The GTM Research Reserve Marine Turtle Program has boasted
nesting counts in the 2010 and 2011seasons that were unusually high. From 1989 to 2009 the average number of nests was around 72. This year there were 187 documented marine turtle nests, the second highest nesting season on record for the GTM Research Reserve, after the previous 2010 season when there were 261 nests.
Of the total nests documented this season, 175 were loggerhead (Caretta caretta), five were Atlantic green (Chelonia mydas), and seven were leatherback (Dermochelys coriacea) turtles.
In addition to simply monitoring the nests, Scott Eastman, Reserve Biologist is studying such variables as temporal and spatial patterns in nesting, strandings, and in-water use of habitats which he tracks via satellite.
Volunteers working under the GTM Research Reserve permit, monitor nests and record data throughout the season, working in pairs and arriving on duty to patrol the beaches by 5:00 a.m. daily. The volunteers are credited for their dedication to the program. It is crucial to the goal of gaining a better understanding of marine turtle populations.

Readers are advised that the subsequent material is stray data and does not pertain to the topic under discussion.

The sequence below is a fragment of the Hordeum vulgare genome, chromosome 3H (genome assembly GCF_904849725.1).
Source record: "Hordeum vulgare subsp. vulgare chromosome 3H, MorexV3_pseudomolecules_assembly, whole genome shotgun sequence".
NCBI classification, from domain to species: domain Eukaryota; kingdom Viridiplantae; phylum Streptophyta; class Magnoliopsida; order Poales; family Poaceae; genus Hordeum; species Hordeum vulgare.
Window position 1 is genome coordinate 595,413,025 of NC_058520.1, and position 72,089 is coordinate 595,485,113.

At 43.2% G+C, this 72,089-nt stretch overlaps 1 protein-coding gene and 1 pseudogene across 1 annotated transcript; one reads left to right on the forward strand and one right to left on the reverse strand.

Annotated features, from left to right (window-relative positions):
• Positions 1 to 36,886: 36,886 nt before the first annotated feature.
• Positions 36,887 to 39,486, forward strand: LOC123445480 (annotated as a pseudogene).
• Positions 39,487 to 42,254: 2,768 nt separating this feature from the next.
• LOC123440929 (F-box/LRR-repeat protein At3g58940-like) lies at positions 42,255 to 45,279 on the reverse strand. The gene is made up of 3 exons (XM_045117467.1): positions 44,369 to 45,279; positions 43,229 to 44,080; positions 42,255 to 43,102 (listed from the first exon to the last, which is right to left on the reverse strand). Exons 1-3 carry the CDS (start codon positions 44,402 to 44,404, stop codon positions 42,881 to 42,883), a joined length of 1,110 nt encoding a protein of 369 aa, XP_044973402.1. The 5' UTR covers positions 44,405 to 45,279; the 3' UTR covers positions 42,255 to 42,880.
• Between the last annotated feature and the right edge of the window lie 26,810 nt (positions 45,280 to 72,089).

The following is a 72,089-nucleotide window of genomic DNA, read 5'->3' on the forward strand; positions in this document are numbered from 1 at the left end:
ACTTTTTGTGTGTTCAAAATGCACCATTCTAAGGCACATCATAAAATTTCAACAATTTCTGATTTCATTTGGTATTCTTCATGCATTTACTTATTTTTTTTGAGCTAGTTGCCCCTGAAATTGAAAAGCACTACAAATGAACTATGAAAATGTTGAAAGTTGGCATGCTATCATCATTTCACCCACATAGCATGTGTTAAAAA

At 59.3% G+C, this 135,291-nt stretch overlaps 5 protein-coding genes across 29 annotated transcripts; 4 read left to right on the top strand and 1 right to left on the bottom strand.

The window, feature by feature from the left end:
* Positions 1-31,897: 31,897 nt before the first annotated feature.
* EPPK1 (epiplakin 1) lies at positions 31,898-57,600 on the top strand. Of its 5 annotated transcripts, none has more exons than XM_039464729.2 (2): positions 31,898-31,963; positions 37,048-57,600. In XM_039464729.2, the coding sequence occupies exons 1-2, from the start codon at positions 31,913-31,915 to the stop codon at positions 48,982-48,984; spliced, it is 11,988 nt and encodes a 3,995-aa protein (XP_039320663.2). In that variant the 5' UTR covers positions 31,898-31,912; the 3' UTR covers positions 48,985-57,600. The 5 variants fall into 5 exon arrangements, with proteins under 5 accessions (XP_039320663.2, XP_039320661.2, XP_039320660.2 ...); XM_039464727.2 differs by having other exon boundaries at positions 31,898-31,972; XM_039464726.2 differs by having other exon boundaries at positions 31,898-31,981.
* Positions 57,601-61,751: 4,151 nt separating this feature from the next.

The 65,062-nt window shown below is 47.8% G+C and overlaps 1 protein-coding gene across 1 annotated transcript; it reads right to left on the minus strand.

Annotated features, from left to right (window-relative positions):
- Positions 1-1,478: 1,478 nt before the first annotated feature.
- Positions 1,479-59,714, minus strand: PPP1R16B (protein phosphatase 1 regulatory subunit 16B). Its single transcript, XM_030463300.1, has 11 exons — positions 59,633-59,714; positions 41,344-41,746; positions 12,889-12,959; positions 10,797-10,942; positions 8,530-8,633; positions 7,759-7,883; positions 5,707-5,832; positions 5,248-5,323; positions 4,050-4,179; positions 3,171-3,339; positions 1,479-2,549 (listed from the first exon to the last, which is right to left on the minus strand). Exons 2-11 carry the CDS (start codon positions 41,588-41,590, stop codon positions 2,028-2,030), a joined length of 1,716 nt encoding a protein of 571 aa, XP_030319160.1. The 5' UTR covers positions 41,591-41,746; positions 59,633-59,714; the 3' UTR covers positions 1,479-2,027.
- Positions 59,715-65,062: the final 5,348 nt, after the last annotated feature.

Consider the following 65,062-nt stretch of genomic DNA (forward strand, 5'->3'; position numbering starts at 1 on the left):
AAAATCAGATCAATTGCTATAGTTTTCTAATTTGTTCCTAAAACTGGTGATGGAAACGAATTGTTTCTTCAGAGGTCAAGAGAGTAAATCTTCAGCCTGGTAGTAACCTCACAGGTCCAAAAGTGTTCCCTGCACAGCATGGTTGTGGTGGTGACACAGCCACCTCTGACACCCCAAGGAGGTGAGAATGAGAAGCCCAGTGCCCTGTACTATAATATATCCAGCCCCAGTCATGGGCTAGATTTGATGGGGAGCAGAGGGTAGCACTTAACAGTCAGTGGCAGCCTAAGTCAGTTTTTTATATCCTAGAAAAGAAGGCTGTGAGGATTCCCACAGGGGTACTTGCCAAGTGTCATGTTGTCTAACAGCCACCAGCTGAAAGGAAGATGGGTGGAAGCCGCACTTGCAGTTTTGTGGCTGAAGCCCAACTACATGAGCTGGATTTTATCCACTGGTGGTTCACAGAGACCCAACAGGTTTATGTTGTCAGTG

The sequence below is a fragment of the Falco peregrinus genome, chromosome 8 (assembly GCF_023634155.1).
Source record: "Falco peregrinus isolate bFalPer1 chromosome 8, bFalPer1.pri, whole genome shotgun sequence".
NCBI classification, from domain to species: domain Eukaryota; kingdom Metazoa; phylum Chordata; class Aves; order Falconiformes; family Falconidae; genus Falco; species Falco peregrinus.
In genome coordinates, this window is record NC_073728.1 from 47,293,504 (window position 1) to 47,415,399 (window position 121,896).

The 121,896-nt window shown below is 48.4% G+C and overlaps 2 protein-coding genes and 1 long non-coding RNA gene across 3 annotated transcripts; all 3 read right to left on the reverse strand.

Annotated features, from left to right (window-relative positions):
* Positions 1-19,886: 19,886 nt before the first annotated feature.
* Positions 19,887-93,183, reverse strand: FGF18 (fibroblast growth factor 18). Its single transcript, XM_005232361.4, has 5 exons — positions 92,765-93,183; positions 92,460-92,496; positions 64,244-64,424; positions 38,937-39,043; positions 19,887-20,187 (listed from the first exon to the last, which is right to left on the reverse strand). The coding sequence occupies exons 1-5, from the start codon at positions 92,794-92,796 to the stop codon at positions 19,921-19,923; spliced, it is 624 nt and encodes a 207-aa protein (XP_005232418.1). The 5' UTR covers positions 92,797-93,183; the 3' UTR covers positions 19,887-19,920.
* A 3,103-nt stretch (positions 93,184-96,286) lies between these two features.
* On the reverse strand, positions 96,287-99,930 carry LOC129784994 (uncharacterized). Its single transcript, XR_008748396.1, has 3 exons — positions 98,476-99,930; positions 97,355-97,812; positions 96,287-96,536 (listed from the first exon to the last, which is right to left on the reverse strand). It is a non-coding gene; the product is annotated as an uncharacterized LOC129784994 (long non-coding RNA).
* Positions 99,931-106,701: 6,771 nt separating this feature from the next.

Many of the same volunteers return to duty year after year, doing their part to help these great turtles continue to populate the world’s oceans. As volunteer George DeMarino recently told a Jacksonville News Tribune reporter, “Sea turtles have been around since the time of the dinosaurs, and now they need our help to survive.”
In addition to its help with volunteers, the marine turtle program depends heavily on donations from individuals who support the work of the reserve. Visit our GTM Research Reserve Volunteer page for more information on how you can help support this wonderful program!